“Yeah, of course.” Sebastian nodded in a calm but excited manner.
“We most certainly will, sir.” Zuri said patiently with a jovial tone.
The two set off into the town to head to the construction zone where his dad would be working. The streets were very consistent and clean, which was probably a result of his mom’s nature, and every single building had that same wooden exterior and brightly decorated siding. With the heart of the town coming near, Sebastian could see that the size of each of the buildings had begun to increase.
They were so harmonious with their design that he could be spun around with a blindfold on and not know where he was after it was taken off. Zuri was happily tagging along, once again, studying each and every detail of the buildings with awe and care.
“You know, these buildings are much nicer than those steel ones. They were nice, but they weren’t as warm and friendly as the ones in this town.” She waited for a response from Sebastian, but he was still stuck trying to figure out what buildings she was referring to.
“Oh, you haven't seen one of them yet. They’re called skyscrapers, and they were extremely common half a millennium ago. I guess your people haven’t seen them yet.”
“Well, actually,” he tried to remember the dream he had last night, “I did see something. There were these towers that seemed to stretch on for infinity, but I previously thought they were made of stone.” He spared her the detail of the Hellhounds and other monsters scattered about, but he made sure to talk about the streets.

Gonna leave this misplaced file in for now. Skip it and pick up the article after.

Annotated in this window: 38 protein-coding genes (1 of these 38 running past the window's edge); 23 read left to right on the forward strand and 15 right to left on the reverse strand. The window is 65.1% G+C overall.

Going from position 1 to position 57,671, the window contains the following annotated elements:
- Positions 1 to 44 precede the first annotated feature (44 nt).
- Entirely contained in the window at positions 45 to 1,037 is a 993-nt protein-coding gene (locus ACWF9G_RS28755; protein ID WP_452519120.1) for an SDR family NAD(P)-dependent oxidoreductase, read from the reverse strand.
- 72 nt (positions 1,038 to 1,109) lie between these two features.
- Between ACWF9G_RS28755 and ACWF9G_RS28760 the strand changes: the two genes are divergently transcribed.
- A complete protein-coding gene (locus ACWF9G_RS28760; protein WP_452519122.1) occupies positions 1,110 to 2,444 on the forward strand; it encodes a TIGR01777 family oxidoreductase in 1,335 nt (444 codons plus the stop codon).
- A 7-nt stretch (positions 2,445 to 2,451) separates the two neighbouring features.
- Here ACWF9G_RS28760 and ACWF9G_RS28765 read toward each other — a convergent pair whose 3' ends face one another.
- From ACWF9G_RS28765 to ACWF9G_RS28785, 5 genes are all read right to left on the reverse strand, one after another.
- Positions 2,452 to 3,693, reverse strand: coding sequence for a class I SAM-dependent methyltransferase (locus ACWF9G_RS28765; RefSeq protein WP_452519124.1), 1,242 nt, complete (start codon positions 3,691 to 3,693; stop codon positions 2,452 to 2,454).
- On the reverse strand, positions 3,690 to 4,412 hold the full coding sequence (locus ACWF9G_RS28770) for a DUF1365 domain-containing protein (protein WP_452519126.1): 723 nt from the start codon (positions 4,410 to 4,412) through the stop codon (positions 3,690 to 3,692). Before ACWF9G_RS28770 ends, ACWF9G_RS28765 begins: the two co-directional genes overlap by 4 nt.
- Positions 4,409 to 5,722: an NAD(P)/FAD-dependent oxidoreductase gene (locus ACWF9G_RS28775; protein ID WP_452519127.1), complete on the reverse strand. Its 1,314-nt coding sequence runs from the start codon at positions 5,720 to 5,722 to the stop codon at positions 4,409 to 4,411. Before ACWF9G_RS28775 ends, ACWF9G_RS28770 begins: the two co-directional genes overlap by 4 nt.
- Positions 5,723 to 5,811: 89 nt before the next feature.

“Oh yes, those were skyscrapers. See, humanity was so crowded on this planet that they could no longer spread out for housing, so they had to build up. And those streets you saw, they were made of asphalt, which was a common material used to connect the many cities around the world. Humans would use these automobiles, run completely on their own, to get around and travel these vast distances. Some could travel hundreds of miles in mere hours.”
Hundreds of miles in hours? What kind of magic was that?
She seemed to see his confusion, so she started again, “Oh, it wasn’t magic. These humans had almost completely severed their relationship with nature, which, in turn, severed their connection with magic. Everything was automated, and they had spent so much time straying further and further from nature that they no longer had a need for the source of energy.”
“Wow, that sounds scary.” Sebastian could just imagine what defenseless humans would be like without a shield of magic protecting themselves from those monsters. Maybe that was why his people were so scared of innovation. They didn’t want to stray away from nature again, but the problem was that they were never magic sensitive. Maybe it was the forest and the reliance upon it that gave everyone their protection. He didn’t know, but it was as good a guess as anyone else’s.